Exploring the Possibilities of Women in UN Peacekeeping: Benefits and Obstacles for Female Police Officers

At the UN peacekeeping operations, domestic and international delegates explored ways to increase female involvement in the security and police forces, as well as to advance gender equality.

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The international workshop takes place in Hanoi on May 30. Photo: congthuong.vn
The international workshop takes place in Hanoi on May 30. Photo: congthuong.vn

An international symposium held in Hanoi on May 30 underscored the vital role of female police officers in UN peacekeeping operations, as well as the significance of promoting diversity in conflict resolution and post-conflict peacebuilding, according to the Vietnam News Agency (VNA).

The People’s Security Academy and UN Women (the UN Entity for Gender Equality and the Empowerment of Women) recently organized an event, with support from the Canadian Government. It was part of a regional project entitled “Empowering Women for Sustainable Peace: Preventing Violence and Promoting Social Cohesion in ASEAN“, funded jointly by the Canadian and Republic of Korean governments.

Women police officers often face additional barriers when seeking to deploy, such as challenging gender stereotypes and limited access to resources and training opportunities. During a recent discussion, both Vietnamese and foreign participants explored ways to encourage female police officers to participate in UN peacekeeping operations and to promote gender equality.

They investigated the barriers and challenges faced by female police officers in UN peacekeeping operations, but also highlighted the positive outcomes of their involvement – such as increasing community solidarity, providing gender-sensitive access to justice, and taking a gender-sensitive approach to conflict resolution, ultimately helping to foster trust and peace in conflict-affected countries and regions.

Delegates pose for a group photo. Photo: UN Women
Delegates pose for a group photo. Photo: UN Women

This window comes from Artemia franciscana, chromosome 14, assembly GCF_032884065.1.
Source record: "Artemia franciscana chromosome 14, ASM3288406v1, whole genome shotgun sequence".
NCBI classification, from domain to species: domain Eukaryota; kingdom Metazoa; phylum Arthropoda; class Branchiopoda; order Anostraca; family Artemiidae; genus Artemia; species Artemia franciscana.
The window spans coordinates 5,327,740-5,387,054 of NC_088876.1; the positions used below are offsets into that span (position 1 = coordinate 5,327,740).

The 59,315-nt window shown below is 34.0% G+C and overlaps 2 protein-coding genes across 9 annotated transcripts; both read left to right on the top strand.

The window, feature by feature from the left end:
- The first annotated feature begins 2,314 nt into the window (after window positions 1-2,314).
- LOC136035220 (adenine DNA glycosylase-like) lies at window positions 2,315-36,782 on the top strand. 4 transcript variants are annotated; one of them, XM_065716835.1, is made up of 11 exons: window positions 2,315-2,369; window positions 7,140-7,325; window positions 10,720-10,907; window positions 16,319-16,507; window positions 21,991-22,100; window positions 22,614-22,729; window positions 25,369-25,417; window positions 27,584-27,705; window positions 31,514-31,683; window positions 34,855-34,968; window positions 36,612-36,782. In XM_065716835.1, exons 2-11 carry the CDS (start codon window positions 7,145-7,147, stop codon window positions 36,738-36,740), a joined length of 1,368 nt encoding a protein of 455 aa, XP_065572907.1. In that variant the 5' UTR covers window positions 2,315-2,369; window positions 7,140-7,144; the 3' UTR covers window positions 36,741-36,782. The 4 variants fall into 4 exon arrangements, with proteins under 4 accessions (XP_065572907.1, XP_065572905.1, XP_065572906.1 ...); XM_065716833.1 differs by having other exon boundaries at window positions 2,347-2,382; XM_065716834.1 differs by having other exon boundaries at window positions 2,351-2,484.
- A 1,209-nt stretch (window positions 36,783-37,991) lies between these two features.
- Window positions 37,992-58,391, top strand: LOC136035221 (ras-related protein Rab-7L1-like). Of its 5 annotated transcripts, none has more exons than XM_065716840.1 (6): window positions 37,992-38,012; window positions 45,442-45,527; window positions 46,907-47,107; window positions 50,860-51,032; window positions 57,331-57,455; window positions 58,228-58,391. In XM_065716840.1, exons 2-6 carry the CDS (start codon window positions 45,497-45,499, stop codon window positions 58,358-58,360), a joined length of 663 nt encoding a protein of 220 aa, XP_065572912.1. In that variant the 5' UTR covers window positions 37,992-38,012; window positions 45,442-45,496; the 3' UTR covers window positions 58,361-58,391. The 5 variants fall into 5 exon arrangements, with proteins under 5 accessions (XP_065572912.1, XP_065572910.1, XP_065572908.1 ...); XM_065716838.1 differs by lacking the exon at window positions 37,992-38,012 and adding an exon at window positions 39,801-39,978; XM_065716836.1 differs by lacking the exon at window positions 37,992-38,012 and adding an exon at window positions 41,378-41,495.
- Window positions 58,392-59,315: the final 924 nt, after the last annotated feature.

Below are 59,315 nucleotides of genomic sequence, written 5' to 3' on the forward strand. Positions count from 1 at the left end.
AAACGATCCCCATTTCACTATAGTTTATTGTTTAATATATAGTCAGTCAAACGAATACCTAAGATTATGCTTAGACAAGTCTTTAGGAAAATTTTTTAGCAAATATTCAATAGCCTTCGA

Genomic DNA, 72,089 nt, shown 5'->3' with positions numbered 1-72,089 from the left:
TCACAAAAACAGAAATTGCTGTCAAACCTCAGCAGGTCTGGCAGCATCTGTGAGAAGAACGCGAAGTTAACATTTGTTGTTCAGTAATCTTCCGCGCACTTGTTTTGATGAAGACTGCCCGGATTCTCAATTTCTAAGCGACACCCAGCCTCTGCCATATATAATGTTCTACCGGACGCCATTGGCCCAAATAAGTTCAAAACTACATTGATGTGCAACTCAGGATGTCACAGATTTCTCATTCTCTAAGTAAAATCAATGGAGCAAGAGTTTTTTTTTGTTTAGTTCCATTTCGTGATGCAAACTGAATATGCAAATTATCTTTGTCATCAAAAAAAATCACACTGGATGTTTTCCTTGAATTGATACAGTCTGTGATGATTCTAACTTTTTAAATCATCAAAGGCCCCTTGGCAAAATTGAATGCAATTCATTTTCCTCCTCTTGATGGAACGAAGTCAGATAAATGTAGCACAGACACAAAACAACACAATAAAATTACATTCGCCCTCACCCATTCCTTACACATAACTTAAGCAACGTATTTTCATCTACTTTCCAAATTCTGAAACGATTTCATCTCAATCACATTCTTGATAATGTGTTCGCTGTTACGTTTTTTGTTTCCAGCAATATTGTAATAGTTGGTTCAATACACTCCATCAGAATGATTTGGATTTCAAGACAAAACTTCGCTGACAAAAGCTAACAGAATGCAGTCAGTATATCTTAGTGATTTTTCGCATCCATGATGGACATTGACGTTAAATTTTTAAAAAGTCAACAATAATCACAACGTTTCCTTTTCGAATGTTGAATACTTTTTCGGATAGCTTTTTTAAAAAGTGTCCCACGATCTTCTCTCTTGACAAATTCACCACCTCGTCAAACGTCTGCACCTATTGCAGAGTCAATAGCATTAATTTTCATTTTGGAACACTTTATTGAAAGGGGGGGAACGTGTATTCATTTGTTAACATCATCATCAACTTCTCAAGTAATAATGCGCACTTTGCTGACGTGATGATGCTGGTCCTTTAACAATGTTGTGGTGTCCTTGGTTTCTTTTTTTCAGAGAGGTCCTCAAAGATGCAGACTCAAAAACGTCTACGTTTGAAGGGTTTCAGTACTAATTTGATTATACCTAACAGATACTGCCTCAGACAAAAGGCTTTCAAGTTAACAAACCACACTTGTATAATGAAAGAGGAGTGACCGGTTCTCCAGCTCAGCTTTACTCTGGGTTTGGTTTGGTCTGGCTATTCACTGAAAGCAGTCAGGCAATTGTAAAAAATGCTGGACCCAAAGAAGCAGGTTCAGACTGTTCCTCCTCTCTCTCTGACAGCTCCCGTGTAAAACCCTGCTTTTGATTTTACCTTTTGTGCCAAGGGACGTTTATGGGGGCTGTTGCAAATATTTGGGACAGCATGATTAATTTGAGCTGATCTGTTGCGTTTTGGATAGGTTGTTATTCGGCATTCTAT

Caroline Nyamayemobe, the Acting Representative of UN Women in Vietnam, praised the workshop as an invaluable opportunity to recognize the invaluable contribution of women to peacekeeping operations, and to share the success stories of Canada and other nations in promoting the involvement of female officers in peacekeeping initiatives.

With knowledge and good practices shared, gender equality and women’s meaningful participation in peace and security are being strengthened, she emphasized.

Jacqueline O’Neill, Canada’s Ambassador for Women, Peace and Security, recently visited Vietnam to observe the progress that the Southeast Asian nation has made in constructing its first-ever National Action Plan for Women, Peace and Security. This plan reflects Vietnam’s dedication to promoting the involvement of women from its security and defense forces in peacekeeping operations.

It is an exhilarating time to explore Viet Nam, as the nation has recently established its first National Action Plan for Women, Peace, and Security and is dedicated to enabling more women in the military and police to participate in peacekeeping operations. Presentations like today’s are invaluable, as they provide us with the chance to exchange knowledge and learn from each other, while striving to identify and remove any obstructions women may face when it comes to peacekeeping.

“I thank the women who participated today, shared their experiences, and have signaled their willingness to deploy in these challenging roles,” she said. “You are powerful agents of change, and your participation is essential to building lasting peace and prosperity.”

Jacqueline O’Neill, Canadian Ambassador for Women, Peace, and Security visits Hanoi to promote Vietnamese female Police in UN Peacekeeping Operations.  Photo: UN Women
Jacqueline O’Neill, Canadian Ambassador for Women, Peace, and Security visits Hanoi to promote Vietnamese female Police in UN Peacekeeping Operations. Photo: UN Women

Concluding the workshop, Col. Trinh Ngoc Quyen, Director of the People’s Security Academy, called for assistance to help the academy expand cooperation with suitable training establishments or law enforcement bodies of Canada in the fields of common concerns, including training police officers for UN peacekeeping operations.

The involvement of Vietnamese women in peacekeeping operations, engineering units, and field hospitals has consistently surpassed the UN’s expectations. Their expertise and dedication have been crucial in ensuring successful missions.

By March 2022, the number of Vietnamese women serving as UN Military Experts on Mission/Military observers had already reached 28.4% – a 3.4% increase from the target set in the “Uniformed gender parity strategy 2018-2028” of the UN (25%). Similarly, the ratio of women serving in contingent Troops (Field Hospital 3rd rotation) had already surpassed the UN’s 2028 target of 15%, standing at 17.4%. Remarkably, Vietnam boasts the highest ratio of female troops deployed among ASEAN countries.

Hannah Nguyen